The Lhasa Apso: 
Big, Sassy, Diva Personality in a Small Body

by Janice Jones   

The Lhasa Apso is a small and sassy non-sporting breed with a big diva personality in a small dog.

Lhasas are adorable, sweet and popular, and they can be considered the “Supermodel dog” because of their amazing coat of hair that is parted perfectly down the middle of their back. 

Their hair usually covers their entire body, which is longer than it is tall. Lhasas have gorgeous and dark features that are highlighted by their light golden coat of hair, and are very lively and intelligent.

But is the dog breed of your dreams?  Before running out to find a breeder, check out the facts about the breed and then make a decision about, Is This The Dog For You?

Lhasa Apso:  Fun, Curious, Devoted, AffectionateLhasa Apso: Fun, Curious, Devoted, Affectionate

The Lhasa Apso - Small Dog Place Video

They also have a unique tail that is long, curly, and winding. The tail curls over the back adding a “cute factor” to this overall adorable dog’s appearance. Some Lhasa tails have a kink in them, which most Lhasas do not possess.

It is said that if your Lhasa has a kink in their tail then they are considered good luck.

The Lhasa, along like most dogs, needs its exercise, but is not a breed that heavily depends on it.

If you forget to take your Lhasa on a walk one day, it will not complain, and will probably be as content as ever; however, they still need a small amount of regular exercise.

This makes the Lhasa the perfect dog for elderly people.

They are perfect for city living and condo living; however, they are very adaptable and can live pretty much anywhere.

One interesting quality of the Lhasa Apso is that they are extraordinarily healthy dogs and can live well into their twenties. The oldest recorded Lhasa lived to be a whopping 29 years old.

The Lhasa absolutely adore their families and owners and will stay very loyal to them with the appropriate attention and loving.

A young Lhasa Apso puppy is walking down a path surrounded by flowers

Quick Facts:

Other Names Used: Jelly Bean dog (due to the variety of colors), originally named Apso Seng Kye in Tibet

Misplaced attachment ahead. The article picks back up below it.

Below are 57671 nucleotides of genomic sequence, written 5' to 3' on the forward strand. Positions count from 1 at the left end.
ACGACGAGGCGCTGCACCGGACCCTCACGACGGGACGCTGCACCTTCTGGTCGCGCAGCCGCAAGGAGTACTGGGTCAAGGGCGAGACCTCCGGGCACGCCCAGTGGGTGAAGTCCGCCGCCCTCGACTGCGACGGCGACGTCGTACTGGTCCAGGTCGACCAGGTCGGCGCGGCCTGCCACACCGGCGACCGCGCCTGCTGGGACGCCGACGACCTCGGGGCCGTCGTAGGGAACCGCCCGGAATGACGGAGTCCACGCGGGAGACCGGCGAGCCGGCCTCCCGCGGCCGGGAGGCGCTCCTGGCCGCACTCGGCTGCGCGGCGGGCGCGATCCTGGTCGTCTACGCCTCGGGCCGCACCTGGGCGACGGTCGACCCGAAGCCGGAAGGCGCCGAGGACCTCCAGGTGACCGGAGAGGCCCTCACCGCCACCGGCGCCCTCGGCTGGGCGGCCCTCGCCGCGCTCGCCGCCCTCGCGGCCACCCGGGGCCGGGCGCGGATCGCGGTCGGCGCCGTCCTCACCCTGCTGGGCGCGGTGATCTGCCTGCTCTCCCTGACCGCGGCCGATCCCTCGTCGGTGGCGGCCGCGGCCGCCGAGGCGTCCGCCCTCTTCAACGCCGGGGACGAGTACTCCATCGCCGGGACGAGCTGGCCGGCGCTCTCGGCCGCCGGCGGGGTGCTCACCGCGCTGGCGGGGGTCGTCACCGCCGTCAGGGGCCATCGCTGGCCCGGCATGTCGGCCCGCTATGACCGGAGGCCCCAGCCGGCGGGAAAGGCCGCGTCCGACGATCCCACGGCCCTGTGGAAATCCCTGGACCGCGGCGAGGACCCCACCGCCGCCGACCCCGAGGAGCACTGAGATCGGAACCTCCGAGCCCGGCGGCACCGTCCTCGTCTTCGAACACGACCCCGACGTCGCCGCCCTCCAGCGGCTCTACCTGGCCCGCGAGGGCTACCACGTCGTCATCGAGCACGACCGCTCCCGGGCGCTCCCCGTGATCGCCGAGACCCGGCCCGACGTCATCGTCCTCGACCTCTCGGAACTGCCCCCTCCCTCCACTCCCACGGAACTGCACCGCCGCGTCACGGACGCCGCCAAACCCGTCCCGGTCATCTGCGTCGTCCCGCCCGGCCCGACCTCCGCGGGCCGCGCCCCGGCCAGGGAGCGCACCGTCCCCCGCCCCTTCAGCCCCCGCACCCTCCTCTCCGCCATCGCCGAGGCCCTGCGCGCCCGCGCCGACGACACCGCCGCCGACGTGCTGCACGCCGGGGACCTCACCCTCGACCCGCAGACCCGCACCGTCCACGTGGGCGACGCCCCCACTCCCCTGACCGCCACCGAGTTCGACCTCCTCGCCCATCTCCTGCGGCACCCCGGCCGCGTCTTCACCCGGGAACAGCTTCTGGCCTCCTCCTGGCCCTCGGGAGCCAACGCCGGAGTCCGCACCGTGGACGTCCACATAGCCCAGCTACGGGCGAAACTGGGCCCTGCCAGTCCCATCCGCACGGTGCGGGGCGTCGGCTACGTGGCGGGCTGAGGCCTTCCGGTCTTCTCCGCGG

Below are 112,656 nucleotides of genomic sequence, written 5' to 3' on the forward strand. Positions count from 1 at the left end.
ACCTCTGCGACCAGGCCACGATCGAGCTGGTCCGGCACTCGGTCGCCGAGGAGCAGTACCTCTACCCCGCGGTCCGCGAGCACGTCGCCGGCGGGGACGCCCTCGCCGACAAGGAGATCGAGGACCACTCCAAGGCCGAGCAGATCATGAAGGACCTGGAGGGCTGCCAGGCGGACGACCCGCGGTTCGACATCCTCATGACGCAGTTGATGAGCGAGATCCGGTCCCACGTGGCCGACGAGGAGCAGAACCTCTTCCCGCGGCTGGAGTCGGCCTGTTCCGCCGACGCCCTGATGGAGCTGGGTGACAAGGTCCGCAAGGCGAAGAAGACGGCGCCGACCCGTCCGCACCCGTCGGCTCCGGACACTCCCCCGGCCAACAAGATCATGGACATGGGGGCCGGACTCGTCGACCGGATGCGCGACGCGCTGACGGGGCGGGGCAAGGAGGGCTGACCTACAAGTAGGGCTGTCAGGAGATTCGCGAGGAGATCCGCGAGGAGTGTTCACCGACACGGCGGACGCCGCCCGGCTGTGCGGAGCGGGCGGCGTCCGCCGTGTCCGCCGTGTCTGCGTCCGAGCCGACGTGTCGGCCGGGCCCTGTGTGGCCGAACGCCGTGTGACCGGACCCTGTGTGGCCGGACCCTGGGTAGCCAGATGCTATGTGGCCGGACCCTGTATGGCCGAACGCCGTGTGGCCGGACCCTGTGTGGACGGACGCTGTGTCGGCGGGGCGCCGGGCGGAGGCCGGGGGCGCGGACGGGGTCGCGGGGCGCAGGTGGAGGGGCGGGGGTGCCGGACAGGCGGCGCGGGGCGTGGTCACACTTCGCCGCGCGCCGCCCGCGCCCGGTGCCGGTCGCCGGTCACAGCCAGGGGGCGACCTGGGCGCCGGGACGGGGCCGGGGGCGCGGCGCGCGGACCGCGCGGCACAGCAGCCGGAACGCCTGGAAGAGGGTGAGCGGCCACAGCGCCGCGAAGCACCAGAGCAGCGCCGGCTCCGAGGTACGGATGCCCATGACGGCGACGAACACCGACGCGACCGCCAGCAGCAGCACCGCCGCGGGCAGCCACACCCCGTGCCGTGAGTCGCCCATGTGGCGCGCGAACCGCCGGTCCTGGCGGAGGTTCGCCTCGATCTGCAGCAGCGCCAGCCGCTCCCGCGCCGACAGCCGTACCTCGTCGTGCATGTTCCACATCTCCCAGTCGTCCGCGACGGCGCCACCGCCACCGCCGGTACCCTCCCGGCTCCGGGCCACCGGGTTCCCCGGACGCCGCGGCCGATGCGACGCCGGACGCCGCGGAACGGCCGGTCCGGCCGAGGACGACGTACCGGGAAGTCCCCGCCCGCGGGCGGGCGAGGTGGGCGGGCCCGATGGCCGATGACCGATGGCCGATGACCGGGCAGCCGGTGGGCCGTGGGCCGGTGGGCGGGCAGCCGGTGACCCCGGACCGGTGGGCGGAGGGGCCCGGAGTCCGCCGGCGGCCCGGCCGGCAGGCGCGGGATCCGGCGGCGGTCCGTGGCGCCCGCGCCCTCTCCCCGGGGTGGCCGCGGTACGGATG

Affiliation: Non-Sporting group; AKC recognized in 1935


     Height: 10-11 inches, a little less for females

     Weight: 13-15 lbs

Coat Type: Coarse, heavy, and long double coat

Colors: Black, Black and Tan, Cream, Golden, Grizzle, Red, Red Gold,  White, Blue, Charcoal, Gray, Liver, Silver (AKC Standard)

Country of Origin: China, more specifically, the Himalayan mountains in Tibet

Activity Level: Low

Life Expectancy: 15 years or more, many live well into their twenties

Good with Children: with supervision and responsible children, yes

Good with Other Pets: yes

At a Glance:  The Lhasa Apso

Playfulness Paws Ratings
Affection Level Paws Ratings
Friendliness Towards Strangers Paws Ratings
Good with Children Paws Ratings
Good with Other Dogs Paws Ratings
Good for First Time Owners Paws Ratings
Exercise Needed Paws Ratings
Ease of Training Paws Ratings
Watch Dog Ability Paws Ratings
Grooming Requirements Paws Ratings
Shedding Paws Ratings
Cold Tolerant Paws Ratings
Heat Tolerant Paws Ratings

Explanations for At a Glance Ratings 

  • Playfulness:  Most=5   Less=1
  • Affection:  Most=5   Least=1
  • Friendliness Towards Strangers:  Most=5  Least=1
  • Good with Children:  Good=5   Not Good=1
  • Good with Other Dogs:   Good=5   Not Good=1
  • Good for First Time Owners:  Good=5  Not Good=1
  • Amount of Exercise Required:  Much=5  Minimal=1
  • Ease of Training:   Easy=5   Difficult=1
  • Watch Dog Ability:   Excellent=5   Poor=1
  • Grooming Needs:   Extensive=5  Minimal=1
  • Shedding:   Heavy Shedding=5   Minimal Shedding=1
  • Cold Tolerance:   Cold Well Tolerated=5    Poorly Tolerated=1
  • Heat Tolerance:   Heat Well Tolerated=5   Poorly Tolerated=1

History of this Small Dog

Lhasa ApsoLhasa Apso in a Puppy Cut

The Lhasa Apso is an ancient breed originated in the Himalayans. For centuries, they were confined only to Tibet where holy men and nobles kept them in isolation where they performed as watchdogs.

In Tibet, they called them “Apso Seng Kye” which directly translated to “bark lion sentinel dog.” In the 1930s, the Lhasa made it to the United States after being given to the US by the 13th Dalai Lama.

Named after the sacred city Lhasa, the Lhasa Apso was considered sacred. Thanks to C. Suydam Cutting, the breed was spread to other parts of the world as well by introducing the Lhasa to the U.S as a gift from the Dalai Lama. The first of the breed was introduced in Britain in the 1920s, and America in the 1930s.

Recent studies have shown the Lhasa Apso is one of the breeds that are most closely related to the ancestral wolf. In Tibet, Lhasas were never sold as adults and they only way someone could get one was as a puppy.

Since these dogs were so sacred, they were very expensive and particularly hard to get possession of.

Lhasas were used to warn the residents of Tibetan nobility and Buddhist monasteries if the intruder happened to sneak past the external guards. Lhasas were very good at their jobs and earned high credibility because of it.

When this breed first came to America, they were referred to as Lhasa Terriers instead of the modern and more common name Lhasa Apso.